The Dangers of Metabolic Endotoxemia - Part 1

Written by Anil Bajnath, MD
Posted October 19, 2021

Dear Longevity Insider,

Metabolic endotoxemia is the presence of too much lipopolysaccharides (LPS) in the blood. LPS are toxins that reside on the outer membrane of bacteria that would otherwise not be allowed into our bloodstream. The American Diabetes Association identified bacterial lipopolysaccharide (LPS) as the inflammatory factor causative of the onset of insulin resistance, obesity, and diabetes.

LPS triggers a cascade of immune responses. For example, after binding to its receptor TLR4 (TLR4 is a receptor found on the surface of cells that can detect LPS) or CD 14, there is an elevated level of tumor necrosis factor alpha (TNFα). TNFα is protein signaling molecule that is an inflammatory mediator that triggers the innate immune response. The innate immune system, as its name implies, is a primitive type of immunity that all living organisms have. In contrast to the adaptive immune system (which is found in humans and other higher-order species), there are no actual distinguishing features between cells belonging to the innate system or adaptive immune system – they simply look different. TNFα activates more TLR4 which results in more TNFα. As you can see, it becomes a vicious cycle leading to chronic inflammation.

LPS also induces cytokine production by activating inflammatory transcription factors known as nuclear factor kappa B (NF-κB). NF-κB is a protein complex that controls the expression of genes involved in immunity and inflammation, inducing cytokine production helps our bodies fight off infections. However, it also activates the immune response to clear away cells that are injured or damaged by short-term inflammation. If this clearing of dead cells occurs chronically, it can lead to tissue damage and autoimmune diseases where the body starts attacking its own healthy tissues.


Paracelsus, a renaissance physician said: "All things are poison; everything is poisonous; there is nothing without poisonous qualities. Only the dose permits something not to be poisonous." 

The severity of this disorder depends on how much LPS enters circulation and how sensitive an individual's body is to these inflammatory agents. As expected, diet, and lifestyle are critical when it comes to metabolic endotoxemia and other diseases.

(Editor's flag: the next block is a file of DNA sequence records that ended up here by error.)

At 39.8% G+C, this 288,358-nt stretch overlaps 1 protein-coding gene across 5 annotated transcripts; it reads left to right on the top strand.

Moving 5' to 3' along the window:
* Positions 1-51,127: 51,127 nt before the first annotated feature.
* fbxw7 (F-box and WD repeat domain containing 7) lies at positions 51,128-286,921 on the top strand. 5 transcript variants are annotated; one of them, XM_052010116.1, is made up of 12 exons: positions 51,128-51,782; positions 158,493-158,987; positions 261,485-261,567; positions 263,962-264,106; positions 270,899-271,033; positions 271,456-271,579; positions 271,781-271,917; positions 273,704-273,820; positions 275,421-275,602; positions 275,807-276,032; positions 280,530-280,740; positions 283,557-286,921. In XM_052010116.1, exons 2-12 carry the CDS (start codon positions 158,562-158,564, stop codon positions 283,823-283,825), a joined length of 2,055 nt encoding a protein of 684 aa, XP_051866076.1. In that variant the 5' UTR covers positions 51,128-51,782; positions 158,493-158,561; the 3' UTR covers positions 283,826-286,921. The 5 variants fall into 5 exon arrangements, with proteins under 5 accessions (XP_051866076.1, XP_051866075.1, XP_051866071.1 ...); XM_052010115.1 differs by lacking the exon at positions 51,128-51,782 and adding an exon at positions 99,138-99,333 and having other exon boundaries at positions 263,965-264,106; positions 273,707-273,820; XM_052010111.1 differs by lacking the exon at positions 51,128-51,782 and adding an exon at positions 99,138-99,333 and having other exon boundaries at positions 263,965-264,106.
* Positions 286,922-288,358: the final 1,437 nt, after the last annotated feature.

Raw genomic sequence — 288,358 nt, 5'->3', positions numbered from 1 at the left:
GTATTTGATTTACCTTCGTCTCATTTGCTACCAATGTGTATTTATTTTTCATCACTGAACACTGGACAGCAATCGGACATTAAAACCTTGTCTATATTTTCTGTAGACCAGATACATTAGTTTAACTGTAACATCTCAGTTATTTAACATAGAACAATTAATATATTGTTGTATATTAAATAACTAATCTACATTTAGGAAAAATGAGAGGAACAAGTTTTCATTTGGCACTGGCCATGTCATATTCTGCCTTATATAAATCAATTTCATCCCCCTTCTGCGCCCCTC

Inflammatory transcription factors are also activated in response to a high-fat, diet-rich in saturated fats and low in fruits and vegetables. Inflammatory transcription factors are transcription factors that contribute to the initiation, regulation, and mediation of inflammation.

Saturated fatty acids trigger macrophages to create a cascade of inflammatory signals. Saturated fats refer to a type of dietary fat with no double bonds between the carbon atoms. They are typically solid at room temperature and found in foods such as beef, pork, poultry, butterfat (in dairy products), palm kernel oil, lard (in meat products), and cocoa butter. Inflammatory foods have been linked to cause an inflammatory immune response that results in endotoxemia, which is the presence of bacterial endotoxin (LPS) in the blood stream.


The relationship between metabolic endotoxemia and the onset of diabetes, obesity, and heart disease is well established. Metabolic endotoxemia causes the body to have increased cortisol levels. This causes increased insulin resistance, which can contribute to type 2 diabetes. In a healthy body, insulin resistance may be caused by high cortisol levels in response to stress. This insulin resistance is typically temporary as a protective mechanism for the body, but in most people who are insulin resistant, a high carbohydrate diet makes them even more insulin resistant. So, these individuals will typically crave carbohydrates when their blood sugar is low from the stress cortisol is causing on their bodies with elevated insulin resistance...

Before we dive into more on Thursday, here's some of my most-prized research on early aging, disease, and your cellular health.

To your longevity,

Anil Bajnath MD
CEO/Founder, Institute for Human Optimization
Chief Medical Officer, Longevity Insider HQ

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